alexa The plasma membrane-associated GTPase Rin interacts with the dopamine transporter and is required for protein kinase C-regulated dopamine transporter trafficking.
Biomedical Sciences

Biomedical Sciences

Journal of Biomolecular Research & Therapeutics

Author(s): Navaroli DM, Stevens ZH, Uzelac Z, Gabriel L, King MJ,

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Abstract Dopaminergic signaling and plasticity are essential to numerous CNS functions and pathologies, including movement, cognition, and addiction. The amphetamine- and cocaine-sensitive dopamine (DA) transporter (DAT) tightly controls extracellular DA concentrations and half-life. DAT function and surface expression are not static but are dynamically modulated by membrane trafficking. We recently demonstrated that the DAT C terminus encodes a PKC-sensitive internalization signal that also suppresses basal DAT endocytosis. However, the cellular machinery governing regulated DAT trafficking is not well defined. In work presented here, we identified the Ras-like GTPase, Rin (for Ras-like in neurons) (Rit2), as a protein that interacts with the DAT C-terminal endocytic signal. Yeast two-hybrid, GST pull down and FRET studies establish that DAT and Rin directly interact, and colocalization studies reveal that DAT/Rin associations occur primarily in lipid raft microdomains. Coimmunoprecipitations demonstrate that PKC activation regulates Rin association with DAT. Perturbation of Rin function with GTPase mutants and shRNA-mediated Rin knockdown reveals that Rin is critical for PKC-mediated DAT internalization and functional downregulation. These results establish that Rin is a DAT-interacting protein that is required for PKC-regulated DAT trafficking. Moreover, this work suggests that Rin participates in regulated endocytosis.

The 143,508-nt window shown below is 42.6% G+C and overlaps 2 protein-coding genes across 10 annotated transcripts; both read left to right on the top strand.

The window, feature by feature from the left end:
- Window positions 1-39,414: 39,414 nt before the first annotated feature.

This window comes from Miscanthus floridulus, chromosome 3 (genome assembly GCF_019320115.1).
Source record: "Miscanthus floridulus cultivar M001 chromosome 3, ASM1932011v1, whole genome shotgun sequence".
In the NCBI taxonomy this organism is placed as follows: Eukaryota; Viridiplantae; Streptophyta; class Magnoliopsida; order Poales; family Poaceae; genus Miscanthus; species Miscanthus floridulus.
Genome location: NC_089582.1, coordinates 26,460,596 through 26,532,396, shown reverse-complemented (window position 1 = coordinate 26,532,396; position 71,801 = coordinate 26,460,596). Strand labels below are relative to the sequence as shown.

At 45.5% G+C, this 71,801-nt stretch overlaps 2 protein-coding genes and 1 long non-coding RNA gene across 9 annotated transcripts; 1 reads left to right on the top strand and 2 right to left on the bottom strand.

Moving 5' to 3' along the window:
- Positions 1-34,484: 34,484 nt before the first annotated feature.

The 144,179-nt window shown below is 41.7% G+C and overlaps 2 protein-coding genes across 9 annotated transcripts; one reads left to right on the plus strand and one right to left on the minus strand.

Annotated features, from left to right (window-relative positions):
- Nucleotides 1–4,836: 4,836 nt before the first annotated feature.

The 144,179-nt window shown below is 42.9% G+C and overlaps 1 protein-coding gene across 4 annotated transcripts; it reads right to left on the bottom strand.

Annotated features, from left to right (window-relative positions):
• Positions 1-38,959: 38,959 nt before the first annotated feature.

This article was published in J Neurosci and referenced in Journal of Biomolecular Research & Therapeutics

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